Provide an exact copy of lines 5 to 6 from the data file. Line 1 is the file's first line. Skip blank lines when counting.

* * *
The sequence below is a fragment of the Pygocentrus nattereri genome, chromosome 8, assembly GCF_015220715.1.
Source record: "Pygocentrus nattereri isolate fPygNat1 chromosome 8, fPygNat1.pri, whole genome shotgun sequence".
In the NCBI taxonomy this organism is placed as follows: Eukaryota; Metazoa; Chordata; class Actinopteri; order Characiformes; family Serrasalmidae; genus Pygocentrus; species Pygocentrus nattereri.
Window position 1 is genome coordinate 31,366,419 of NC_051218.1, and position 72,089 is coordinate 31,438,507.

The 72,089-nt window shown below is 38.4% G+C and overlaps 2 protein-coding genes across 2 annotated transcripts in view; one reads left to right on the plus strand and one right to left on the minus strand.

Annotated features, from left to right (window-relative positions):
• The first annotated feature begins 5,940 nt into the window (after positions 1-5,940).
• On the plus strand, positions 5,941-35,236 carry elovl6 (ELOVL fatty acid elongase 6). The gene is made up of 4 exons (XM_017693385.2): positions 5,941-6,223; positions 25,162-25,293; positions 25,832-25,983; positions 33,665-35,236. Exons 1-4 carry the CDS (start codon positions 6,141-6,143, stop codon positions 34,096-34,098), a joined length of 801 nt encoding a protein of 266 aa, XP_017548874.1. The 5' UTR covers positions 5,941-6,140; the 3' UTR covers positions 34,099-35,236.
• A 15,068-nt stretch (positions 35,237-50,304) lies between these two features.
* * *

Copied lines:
The 72,089-nt window shown below is 38.4% G+C and overlaps 2 protein-coding genes across 2 annotated transcripts in view; one reads left to right on the plus strand and one right to left on the minus strand.

Annotated features, from left to right (window-relative positions):